Mobility

How to employ Inkwire for easier remote Android support

Inkwire might make your Android device remote support frustrations a thing of the past. See why Jack Wallen says the beta looks very promising.

Image: Jack Wallen

I've been on the support side of Android remote sessions, and it is never easy. Unless you can see the end user's screen, Android remote support can be challenging. Not knowing what version of Android, what home screen launcher, or what carrier can block your success. That's why, when I was invited to join the beta for Inkwire, I jumped at the chance.

Inkwire is an incredibly simple app that enables you to do remote support sessions on Android. The app is currently in early-adopter beta, but anyone can sign up and test it out.

Before you dive into this app, know this: There are bugs. Inkwire is early beta. And also understand that Inkwire is not an application that will allow you to take control of another user's screen—it enables you to view the end user's screen and guide them through the solution (I'll explain in a bit). First, let's install.

SEE: Power checklist: Managing and troubleshooting mobile devices (Tech Pro Research)

Installing Inkwire

Before you install the application, you'll have to opt into the beta program. After you join the beta (the end user will have to join as well), you can install the app by following these steps.

  1. Open the Google Play Store.
  2. Search for inkwire.
  3. Locate and tap the entry by ClockworkMod.
  4. Tap Install.
  5. Read the permissions listing (if applicable).
  6. If the permissions listing is acceptable, tap Accept.

Once installed, you'll find the launcher for the app on your home screen, or in the App Drawer, or in both spots. Tap the launcher, and Inkwire will start up. If Google Play services is not up to date, you may get a warning to update the app (Figure A).

Figure A

Figure A
Google Play service update warning on a Verizon-branded LG G3.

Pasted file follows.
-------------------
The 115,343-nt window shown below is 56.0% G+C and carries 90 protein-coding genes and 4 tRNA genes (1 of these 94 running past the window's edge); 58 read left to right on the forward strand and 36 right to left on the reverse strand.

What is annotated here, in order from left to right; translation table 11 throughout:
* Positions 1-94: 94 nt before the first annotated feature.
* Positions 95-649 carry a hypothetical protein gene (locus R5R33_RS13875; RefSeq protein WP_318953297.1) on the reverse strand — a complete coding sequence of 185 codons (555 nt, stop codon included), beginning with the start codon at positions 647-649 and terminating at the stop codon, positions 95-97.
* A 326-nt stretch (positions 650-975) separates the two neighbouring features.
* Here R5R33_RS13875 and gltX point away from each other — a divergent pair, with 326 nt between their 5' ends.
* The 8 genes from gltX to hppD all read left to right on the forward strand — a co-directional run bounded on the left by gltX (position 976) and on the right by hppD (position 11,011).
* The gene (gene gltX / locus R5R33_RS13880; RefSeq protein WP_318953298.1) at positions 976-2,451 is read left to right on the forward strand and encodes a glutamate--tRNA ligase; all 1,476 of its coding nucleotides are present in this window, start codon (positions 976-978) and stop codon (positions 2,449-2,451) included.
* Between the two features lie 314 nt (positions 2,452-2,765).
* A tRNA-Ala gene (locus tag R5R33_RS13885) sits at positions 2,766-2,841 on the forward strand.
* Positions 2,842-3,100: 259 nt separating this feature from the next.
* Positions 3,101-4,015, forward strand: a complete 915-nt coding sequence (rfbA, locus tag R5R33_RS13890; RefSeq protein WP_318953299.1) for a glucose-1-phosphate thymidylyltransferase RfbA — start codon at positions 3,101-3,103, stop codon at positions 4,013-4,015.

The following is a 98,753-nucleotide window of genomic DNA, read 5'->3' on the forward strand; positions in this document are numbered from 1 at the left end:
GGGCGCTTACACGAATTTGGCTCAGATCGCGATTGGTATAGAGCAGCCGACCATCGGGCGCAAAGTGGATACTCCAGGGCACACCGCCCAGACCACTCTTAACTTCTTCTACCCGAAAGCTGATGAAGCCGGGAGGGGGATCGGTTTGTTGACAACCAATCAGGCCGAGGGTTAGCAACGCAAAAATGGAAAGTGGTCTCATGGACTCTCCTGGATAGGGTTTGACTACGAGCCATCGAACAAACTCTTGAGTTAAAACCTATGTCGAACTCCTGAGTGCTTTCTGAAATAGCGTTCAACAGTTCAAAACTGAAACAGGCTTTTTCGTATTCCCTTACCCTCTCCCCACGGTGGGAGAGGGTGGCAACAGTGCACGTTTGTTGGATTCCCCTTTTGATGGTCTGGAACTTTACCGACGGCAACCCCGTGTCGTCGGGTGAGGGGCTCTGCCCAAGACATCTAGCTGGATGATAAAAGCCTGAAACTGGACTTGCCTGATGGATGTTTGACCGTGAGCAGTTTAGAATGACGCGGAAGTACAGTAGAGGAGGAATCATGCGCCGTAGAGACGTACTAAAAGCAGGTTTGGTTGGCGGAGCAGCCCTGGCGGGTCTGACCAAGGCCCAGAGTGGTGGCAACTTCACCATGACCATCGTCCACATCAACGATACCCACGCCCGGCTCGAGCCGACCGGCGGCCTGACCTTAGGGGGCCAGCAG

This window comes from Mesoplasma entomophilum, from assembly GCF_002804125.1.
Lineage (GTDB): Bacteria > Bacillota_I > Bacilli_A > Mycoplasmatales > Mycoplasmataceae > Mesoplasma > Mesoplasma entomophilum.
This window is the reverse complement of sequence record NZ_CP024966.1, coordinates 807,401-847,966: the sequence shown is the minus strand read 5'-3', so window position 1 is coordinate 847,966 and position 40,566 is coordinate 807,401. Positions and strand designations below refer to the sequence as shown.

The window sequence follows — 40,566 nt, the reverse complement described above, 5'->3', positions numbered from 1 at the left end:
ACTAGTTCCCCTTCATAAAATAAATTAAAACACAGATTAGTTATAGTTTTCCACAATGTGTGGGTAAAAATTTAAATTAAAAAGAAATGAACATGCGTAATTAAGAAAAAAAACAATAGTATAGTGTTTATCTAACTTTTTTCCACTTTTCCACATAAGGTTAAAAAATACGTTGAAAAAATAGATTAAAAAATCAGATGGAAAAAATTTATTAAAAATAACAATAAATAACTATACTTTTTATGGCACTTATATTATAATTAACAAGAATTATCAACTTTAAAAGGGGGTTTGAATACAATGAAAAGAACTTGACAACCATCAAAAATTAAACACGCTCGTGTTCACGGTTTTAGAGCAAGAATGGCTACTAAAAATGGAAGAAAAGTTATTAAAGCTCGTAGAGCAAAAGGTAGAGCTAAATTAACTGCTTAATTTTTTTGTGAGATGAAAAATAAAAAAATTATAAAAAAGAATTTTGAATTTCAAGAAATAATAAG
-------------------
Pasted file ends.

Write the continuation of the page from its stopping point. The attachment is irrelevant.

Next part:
Image: Jack Wallen

Once you've updated Google Play services (if necessary), Inkwire will run and take you to the main window (Figure B).

Figure B

Figure B
The Inkwire main window.
Image: Jack Wallen

If you're on the device to be shared, tap the SHARE button; a 12-digit key will display that is for the support technician accessing the device. If you are the support tech, tap the ACCESS button and then enter the 12-digit code. Press the new ACCESS button (Figure C), and enable or disable the device microphone for the session (by tapping either NO THANKS or ENABLE MICROPHONE), and the end user's screen will display.

Figure C

Figure C
Entering an Inkwire access key on a Verizon-branded Nexus 6.
Image: Jack Wallen

Helping the end user

The reason you would want to enable the device mic is so you can more easily help the end user. During a session, you cannot actually control the end user's device; instead, you talk them through the issue. Inkwire makes this easier by highlighting the spot on the screen where you tap or drag.

Say, for instance, you need the end user to drag down their notification screen, and they're not sure what you mean. If you make the gesture on your device (within the frame of the Inkwire session - Figure D), Inkwire will draw the gesture on the user's device so they know exactly what to do. Without enabling the mic, the task of supporting the end user device will become significantly more challenging.

Figure D

Figure D
An Inkwire session from the support end.
Image: Jack Wallen

To stop the Inkwire session, the end user must drag down their notification shade and then tap the STOP button associated with Inkwire (Figure E).

Figure E

Figure E
Stopping the Inkwire session.
Image: Jack Wallen

It just works

Inkwire isn't perfect, but it's an amazing start for a product that will make remote Android support much, much easier. Using voice chat and screen drawing, you can help your remote end users through their Android issues and avoid pulling out your hair or having to double-down on your blood pressure medication.

Also see

About Jack Wallen

Jack Wallen is an award-winning writer for TechRepublic and Linux.com. He’s an avid promoter of open source and the voice of The Android Expert. For more news about Jack Wallen, visit his website jackwallen.com.

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